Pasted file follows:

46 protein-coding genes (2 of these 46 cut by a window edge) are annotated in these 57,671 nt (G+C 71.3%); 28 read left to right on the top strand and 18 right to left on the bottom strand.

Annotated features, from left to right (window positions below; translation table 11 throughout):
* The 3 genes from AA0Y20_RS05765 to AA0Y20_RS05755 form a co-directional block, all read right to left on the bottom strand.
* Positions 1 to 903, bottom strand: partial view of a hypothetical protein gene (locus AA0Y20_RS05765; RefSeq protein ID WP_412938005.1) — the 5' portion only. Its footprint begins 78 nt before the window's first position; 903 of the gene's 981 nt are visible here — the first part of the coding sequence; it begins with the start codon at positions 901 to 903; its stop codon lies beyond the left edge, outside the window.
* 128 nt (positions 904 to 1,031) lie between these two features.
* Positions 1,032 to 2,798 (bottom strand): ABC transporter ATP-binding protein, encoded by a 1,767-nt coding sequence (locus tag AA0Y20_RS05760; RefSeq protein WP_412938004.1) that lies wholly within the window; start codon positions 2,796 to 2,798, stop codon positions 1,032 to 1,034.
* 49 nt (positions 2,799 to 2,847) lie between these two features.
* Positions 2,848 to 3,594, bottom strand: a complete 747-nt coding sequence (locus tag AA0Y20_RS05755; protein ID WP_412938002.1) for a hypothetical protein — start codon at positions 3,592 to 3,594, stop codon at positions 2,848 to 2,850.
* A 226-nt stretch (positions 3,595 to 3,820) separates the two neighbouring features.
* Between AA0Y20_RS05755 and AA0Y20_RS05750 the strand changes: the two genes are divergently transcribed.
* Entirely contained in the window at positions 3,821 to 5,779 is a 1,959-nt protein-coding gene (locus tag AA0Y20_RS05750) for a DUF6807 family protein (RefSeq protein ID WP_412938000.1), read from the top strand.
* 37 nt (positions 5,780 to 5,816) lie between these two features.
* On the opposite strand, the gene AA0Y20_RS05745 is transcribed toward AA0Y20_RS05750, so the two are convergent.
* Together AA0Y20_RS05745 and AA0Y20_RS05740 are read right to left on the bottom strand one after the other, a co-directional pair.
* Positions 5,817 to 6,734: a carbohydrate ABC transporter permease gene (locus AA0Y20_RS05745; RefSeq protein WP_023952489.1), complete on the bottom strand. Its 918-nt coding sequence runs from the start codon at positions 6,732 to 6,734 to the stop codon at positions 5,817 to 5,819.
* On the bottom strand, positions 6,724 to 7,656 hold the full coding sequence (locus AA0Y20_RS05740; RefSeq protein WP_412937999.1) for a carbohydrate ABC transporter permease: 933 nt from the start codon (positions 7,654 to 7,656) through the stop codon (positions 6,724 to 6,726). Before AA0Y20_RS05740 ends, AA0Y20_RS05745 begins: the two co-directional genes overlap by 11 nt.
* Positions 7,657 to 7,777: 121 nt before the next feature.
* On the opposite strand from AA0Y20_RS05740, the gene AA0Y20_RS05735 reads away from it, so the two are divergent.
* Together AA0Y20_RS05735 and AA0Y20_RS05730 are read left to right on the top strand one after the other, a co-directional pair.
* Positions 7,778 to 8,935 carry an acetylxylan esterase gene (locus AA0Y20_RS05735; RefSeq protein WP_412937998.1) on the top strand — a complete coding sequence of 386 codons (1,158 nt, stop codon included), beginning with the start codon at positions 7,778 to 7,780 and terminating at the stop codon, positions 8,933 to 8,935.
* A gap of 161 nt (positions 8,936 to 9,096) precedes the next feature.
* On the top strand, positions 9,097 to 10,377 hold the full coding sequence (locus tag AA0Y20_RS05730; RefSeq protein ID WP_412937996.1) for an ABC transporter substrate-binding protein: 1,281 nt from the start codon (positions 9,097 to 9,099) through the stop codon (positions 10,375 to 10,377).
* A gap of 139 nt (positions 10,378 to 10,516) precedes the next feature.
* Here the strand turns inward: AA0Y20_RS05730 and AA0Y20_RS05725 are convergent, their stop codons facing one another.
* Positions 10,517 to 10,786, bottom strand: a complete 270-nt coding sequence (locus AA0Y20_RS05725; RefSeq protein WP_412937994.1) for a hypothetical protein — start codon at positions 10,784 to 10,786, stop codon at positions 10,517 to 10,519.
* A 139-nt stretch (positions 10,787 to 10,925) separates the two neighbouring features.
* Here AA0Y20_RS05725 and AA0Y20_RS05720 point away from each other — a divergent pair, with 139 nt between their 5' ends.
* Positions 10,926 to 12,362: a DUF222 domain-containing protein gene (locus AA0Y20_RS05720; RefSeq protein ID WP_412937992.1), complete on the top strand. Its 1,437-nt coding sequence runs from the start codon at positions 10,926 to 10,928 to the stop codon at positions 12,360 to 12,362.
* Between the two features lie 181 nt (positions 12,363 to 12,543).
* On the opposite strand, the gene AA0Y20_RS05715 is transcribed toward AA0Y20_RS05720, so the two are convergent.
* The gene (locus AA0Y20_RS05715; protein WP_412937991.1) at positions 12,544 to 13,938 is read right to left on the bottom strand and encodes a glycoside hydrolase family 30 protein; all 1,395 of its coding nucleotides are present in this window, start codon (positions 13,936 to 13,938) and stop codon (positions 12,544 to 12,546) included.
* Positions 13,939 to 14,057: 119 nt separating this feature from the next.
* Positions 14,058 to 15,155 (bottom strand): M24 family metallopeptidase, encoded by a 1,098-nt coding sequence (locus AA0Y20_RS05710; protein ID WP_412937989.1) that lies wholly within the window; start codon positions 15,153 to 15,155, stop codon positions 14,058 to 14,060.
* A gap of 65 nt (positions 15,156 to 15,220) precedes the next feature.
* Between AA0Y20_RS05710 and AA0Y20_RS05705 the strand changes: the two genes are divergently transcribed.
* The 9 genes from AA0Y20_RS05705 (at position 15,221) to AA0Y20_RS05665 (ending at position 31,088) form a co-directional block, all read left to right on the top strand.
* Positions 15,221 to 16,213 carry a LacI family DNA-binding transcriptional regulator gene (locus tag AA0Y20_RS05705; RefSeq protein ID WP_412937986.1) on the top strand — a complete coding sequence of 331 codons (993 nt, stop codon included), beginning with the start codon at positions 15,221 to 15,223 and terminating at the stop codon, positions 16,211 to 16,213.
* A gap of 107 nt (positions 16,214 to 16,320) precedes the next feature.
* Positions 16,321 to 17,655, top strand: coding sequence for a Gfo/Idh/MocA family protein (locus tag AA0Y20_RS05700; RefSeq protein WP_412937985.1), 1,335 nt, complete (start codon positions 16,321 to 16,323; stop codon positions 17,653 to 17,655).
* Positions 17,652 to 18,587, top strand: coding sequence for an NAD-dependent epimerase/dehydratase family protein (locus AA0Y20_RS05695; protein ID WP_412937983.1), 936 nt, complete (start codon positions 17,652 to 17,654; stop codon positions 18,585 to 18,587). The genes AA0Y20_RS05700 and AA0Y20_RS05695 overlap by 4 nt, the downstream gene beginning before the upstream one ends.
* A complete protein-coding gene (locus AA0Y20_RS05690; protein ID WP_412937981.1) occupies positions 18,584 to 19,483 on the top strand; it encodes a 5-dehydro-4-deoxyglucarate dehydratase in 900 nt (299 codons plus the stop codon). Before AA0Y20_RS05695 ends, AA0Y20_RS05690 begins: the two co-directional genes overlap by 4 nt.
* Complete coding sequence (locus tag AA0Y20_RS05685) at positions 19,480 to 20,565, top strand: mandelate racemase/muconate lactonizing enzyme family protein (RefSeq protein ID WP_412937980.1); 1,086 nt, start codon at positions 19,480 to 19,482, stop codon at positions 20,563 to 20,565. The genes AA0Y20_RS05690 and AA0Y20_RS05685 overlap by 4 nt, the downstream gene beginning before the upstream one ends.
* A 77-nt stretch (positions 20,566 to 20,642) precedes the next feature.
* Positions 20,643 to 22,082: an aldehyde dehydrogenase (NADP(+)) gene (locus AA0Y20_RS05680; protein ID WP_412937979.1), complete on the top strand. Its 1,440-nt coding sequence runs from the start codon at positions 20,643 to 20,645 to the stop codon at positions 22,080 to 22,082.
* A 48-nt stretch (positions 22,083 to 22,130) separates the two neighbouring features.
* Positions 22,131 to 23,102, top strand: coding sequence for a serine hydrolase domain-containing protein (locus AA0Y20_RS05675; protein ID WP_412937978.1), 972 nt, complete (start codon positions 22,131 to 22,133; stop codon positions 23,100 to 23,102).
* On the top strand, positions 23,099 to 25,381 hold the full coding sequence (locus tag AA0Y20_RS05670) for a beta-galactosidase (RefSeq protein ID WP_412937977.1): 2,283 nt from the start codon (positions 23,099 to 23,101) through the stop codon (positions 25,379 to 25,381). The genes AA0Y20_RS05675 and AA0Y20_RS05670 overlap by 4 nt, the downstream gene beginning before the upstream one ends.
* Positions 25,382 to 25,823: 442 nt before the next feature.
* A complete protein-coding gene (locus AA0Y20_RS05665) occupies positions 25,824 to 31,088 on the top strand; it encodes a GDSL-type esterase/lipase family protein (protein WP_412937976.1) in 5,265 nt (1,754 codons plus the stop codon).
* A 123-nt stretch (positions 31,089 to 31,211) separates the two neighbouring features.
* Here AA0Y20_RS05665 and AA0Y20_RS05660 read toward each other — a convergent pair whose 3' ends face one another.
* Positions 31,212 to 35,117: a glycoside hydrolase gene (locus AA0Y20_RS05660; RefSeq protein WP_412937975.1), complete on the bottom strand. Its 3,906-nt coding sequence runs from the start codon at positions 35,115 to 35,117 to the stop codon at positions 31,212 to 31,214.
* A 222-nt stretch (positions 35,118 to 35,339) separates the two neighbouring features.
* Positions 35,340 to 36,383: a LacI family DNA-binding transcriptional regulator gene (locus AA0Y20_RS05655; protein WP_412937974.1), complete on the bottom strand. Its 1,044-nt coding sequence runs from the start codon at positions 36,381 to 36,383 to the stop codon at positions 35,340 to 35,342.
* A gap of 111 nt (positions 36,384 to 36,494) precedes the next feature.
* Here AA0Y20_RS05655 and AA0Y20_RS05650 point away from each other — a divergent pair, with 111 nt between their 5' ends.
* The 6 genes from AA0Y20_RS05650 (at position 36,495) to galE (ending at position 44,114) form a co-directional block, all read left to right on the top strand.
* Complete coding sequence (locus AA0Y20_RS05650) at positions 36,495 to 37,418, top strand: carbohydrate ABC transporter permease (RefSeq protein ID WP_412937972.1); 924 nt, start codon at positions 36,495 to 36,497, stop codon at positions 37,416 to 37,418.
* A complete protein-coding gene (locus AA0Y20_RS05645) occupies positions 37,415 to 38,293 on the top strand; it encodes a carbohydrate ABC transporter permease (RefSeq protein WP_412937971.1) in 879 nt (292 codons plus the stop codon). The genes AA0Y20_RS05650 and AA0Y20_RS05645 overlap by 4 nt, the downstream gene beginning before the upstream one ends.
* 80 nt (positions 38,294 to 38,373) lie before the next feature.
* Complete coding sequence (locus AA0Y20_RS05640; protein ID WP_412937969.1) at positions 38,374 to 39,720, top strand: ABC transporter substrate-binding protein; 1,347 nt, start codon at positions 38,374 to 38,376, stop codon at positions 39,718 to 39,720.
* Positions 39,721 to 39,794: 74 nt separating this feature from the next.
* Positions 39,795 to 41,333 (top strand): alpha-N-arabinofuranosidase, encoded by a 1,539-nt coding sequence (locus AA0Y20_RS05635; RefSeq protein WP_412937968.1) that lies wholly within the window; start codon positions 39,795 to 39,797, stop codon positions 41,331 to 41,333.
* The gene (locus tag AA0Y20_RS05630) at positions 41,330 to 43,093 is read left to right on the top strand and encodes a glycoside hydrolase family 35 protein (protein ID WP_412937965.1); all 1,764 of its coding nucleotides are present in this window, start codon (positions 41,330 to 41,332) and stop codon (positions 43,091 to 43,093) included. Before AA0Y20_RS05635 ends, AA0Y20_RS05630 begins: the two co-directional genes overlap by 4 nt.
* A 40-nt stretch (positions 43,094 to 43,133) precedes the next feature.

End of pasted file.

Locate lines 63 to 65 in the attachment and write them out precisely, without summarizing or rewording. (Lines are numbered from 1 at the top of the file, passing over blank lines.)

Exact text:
* Positions 39,795 to 41,333 (top strand): alpha-N-arabinofuranosidase, encoded by a 1,539-nt coding sequence (locus AA0Y20_RS05635; RefSeq protein WP_412937968.1) that lies wholly within the window; start codon positions 39,795 to 39,797, stop codon positions 41,331 to 41,333.
* The gene (locus tag AA0Y20_RS05630) at positions 41,330 to 43,093 is read left to right on the top strand and encodes a glycoside hydrolase family 35 protein (protein ID WP_412937965.1); all 1,764 of its coding nucleotides are present in this window, start codon (positions 41,330 to 41,332) and stop codon (positions 43,091 to 43,093) included. Before AA0Y20_RS05635 ends, AA0Y20_RS05630 begins: the two co-directional genes overlap by 4 nt.
* A 40-nt stretch (positions 43,094 to 43,133) precedes the next feature.